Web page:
Born in Paris, Prudhomme originally studied to be an engineer, but turned to philosophy and later to poetry; he declared it as his intention to create scientific poetry for modern times. In character sincere and melancholic, he was linked to the Parnassus school, although, at the same time, his work displays characteristics of its own.

His first collection, Stances et Poèmes ("Stanzas and Poems", 1865), was praised by Sainte-Beuve. It included his most famous poem, Le vase brisé. He published more poetry before the outbreak of the Franco-Prussian War. This war, which he discussed in Impressions de la guerre (1872) and La France (1874), permanently damaged his health.

During his career, Prudhomme gradually shifted from the sentimental style of his first books towards a more personal style which unified the formality of the Parnassus school with his interest in philosophical and scientific subjects. One of his inspirations was clearly Lucretius's De rerum natura, whose first book he translated into verse. His philosophy was expressed in La Justice (1878) and Le Bonheur (1888). The extreme economy of means employed in these poems has, however, usually been judged as compromising their poetical quality without advancing their claims as works of philosophy. He was elected to the Académie française in 1881. Another distinction, Chevalier de la Légion d’honneur, was to follow in 1895.

After, Le Bonheur, Prudhomme turned from poetry to write essays on aesthetics and philosophy. He published two important essays: L'Expression dans les beaux-arts (1884) and Réflexions sur l'art des vers (1892), a series of articles on Blaise Pascal in La Revue des Deux Mondes (1890), and an article on free will (La Psychologie du Libre-Arbitre, 1906) in the Revue de métaphysique et de morale.

At the end of his life, his poor health (which had troubled him ever since 1870) forced him to live almost as a recluse at Châtenay-Malabry, suffering attacks of paralysis while continuing to work on essays. He died suddenly on 6 September 1907, and was buried at Père-Lachaise in Paris.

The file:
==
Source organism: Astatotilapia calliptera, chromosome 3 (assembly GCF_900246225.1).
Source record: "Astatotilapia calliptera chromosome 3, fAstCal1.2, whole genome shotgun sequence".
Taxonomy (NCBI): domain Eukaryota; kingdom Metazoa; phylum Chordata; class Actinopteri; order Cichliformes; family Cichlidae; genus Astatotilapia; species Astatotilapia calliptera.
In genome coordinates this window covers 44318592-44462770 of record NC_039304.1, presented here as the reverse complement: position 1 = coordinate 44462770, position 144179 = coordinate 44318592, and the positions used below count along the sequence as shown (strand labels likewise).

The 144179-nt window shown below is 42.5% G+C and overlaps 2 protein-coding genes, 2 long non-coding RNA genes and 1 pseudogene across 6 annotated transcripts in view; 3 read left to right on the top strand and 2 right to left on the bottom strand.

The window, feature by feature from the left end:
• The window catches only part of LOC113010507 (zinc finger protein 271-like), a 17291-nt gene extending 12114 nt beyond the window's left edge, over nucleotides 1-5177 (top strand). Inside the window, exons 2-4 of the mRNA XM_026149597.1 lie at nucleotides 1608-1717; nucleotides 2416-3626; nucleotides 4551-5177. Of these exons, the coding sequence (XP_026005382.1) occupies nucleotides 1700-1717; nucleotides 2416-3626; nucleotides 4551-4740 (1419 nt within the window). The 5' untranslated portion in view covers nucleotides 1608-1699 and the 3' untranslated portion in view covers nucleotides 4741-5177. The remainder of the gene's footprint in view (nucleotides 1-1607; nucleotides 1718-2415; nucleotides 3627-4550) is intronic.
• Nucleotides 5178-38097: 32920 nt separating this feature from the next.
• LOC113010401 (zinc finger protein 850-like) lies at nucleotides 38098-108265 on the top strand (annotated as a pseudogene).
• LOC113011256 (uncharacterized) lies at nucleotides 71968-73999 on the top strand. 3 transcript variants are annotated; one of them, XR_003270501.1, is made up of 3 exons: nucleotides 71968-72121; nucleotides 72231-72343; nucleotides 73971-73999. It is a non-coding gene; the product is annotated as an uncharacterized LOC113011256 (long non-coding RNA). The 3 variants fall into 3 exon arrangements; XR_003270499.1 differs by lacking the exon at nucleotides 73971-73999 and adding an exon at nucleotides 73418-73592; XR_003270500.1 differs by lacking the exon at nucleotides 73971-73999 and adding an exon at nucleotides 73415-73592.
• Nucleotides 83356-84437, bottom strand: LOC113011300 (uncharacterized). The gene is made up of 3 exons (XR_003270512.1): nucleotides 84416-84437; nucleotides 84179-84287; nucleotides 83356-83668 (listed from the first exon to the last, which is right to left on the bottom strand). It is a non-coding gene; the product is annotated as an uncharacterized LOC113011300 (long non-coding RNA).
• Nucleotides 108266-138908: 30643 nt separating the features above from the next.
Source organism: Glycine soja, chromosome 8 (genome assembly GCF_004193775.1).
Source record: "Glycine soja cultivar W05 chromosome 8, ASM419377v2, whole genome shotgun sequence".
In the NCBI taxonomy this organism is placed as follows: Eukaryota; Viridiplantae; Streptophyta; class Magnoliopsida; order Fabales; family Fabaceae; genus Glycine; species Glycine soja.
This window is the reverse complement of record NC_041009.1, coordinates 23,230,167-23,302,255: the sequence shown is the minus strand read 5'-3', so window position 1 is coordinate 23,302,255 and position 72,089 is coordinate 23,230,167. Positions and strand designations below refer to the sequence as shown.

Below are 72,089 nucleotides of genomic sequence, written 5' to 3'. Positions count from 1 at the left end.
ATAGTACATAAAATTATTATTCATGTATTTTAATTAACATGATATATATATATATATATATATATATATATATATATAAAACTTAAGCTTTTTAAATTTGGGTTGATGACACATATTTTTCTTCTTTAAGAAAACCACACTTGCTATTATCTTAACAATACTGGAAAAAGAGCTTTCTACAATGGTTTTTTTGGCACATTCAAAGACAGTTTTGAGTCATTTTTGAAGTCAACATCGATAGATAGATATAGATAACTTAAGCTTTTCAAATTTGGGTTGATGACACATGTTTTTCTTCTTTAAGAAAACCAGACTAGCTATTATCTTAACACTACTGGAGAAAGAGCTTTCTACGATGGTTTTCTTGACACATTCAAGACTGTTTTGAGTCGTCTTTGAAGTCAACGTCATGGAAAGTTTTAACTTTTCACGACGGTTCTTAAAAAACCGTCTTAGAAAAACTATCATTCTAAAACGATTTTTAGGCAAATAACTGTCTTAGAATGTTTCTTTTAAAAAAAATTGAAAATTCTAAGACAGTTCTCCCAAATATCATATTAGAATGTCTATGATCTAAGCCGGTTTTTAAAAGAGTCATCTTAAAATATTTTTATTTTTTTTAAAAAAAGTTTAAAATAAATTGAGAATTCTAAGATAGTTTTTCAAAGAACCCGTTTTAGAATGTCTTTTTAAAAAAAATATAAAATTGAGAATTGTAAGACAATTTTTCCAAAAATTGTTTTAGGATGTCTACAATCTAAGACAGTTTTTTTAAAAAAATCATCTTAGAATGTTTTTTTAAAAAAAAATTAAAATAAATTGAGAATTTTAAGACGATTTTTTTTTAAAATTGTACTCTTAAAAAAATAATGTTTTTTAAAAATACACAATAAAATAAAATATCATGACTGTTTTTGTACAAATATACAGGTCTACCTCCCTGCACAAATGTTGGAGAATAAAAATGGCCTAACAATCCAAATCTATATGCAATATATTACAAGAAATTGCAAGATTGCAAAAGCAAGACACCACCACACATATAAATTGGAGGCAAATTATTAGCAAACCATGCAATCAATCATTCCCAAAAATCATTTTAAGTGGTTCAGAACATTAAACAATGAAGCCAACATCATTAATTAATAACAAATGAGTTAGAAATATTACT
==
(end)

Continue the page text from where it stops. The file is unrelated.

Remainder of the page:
French stamp and First Day Cover depicting Sully Prudhomme

France 2007 - Death of Sully Prudhomme Poet

Sully Prudhomme France 2007 Envelope Cover 1er Day FDC

Peace: Henry Dunant, Swiss businessman and activist, co-founded the Red Cross

Henry Dunant (born Jean-Henri Dunant; 8 May 1828 – 30 October 1910), also known as Henri Dunant, was a Swiss humanitarian, businessman and social activist. He was the visionary, promoter and co-founder of the Red Cross.

During a business trip in 1859, Dunant was witness to the aftermath of the Battle of Solferino in modern-day Italy. He recorded his memories and experiences in the book A Memory of Solferino which inspired the creation of the International Committee of the Red Cross (ICRC) in 1863. The 1864 Geneva Convention was based on Dunant's idea for an independent organisation to care for wounded soldiers.

Dunant was the founder of the Swiss branch of the Young Men's Christian Association YMCA.

In 1901 he received the first Nobel Peace Prize together with Frédéric Passy, making Dunant the first Swiss Nobel laureate.

Stamps from various countries issued to commemorate Dunant  and the Red Cross

Henri Dunant, Red Cross Founder France FDC